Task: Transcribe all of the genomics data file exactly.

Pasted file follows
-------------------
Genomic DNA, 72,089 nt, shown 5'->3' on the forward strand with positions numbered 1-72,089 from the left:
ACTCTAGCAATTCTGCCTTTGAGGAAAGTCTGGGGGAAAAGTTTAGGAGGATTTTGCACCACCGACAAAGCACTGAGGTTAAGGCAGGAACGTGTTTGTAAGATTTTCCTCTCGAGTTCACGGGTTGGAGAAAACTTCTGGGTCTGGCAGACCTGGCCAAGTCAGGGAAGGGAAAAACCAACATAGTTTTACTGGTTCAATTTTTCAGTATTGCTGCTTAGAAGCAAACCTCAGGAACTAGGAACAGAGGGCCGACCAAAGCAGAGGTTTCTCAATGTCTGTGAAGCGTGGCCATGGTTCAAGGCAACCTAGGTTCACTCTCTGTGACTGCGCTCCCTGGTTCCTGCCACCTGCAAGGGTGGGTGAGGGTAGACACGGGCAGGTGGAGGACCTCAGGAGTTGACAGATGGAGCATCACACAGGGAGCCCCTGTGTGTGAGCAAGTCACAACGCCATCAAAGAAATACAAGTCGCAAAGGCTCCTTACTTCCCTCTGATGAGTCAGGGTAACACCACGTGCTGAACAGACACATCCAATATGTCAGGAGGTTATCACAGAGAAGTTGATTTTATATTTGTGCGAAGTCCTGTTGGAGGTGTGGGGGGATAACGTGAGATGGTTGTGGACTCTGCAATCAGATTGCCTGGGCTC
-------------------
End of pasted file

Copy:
Genomic DNA, 72,089 nt, shown 5'->3' on the forward strand with positions numbered 1-72,089 from the left:
ACTCTAGCAATTCTGCCTTTGAGGAAAGTCTGGGGGAAAAGTTTAGGAGGATTTTGCACCACCGACAAAGCACTGAGGTTAAGGCAGGAACGTGTTTGTAAGATTTTCCTCTCGAGTTCACGGGTTGGAGAAAACTTCTGGGTCTGGCAGACCTGGCCAAGTCAGGGAAGGGAAAAACCAACATAGTTTTACTGGTTCAATTTTTCAGTATTGCTGCTTAGAAGCAAACCTCAGGAACTAGGAACAGAGGGCCGACCAAAGCAGAGGTTTCTCAATGTCTGTGAAGCGTGGCCATGGTTCAAGGCAACCTAGGTTCACTCTCTGTGACTGCGCTCCCTGGTTCCTGCCACCTGCAAGGGTGGGTGAGGGTAGACACGGGCAGGTGGAGGACCTCAGGAGTTGACAGATGGAGCATCACACAGGGAGCCCCTGTGTGTGAGCAAGTCACAACGCCATCAAAGAAATACAAGTCGCAAAGGCTCCTTACTTCCCTCTGATGAGTCAGGGTAACACCACGTGCTGAACAGACACATCCAATATGTCAGGAGGTTATCACAGAGAAGTTGATTTTATATTTGTGCGAAGTCCTGTTGGAGGTGTGGGGGGATAACGTGAGATGGTTGTGGACTCTGCAATCAGATTGCCTGGGCTC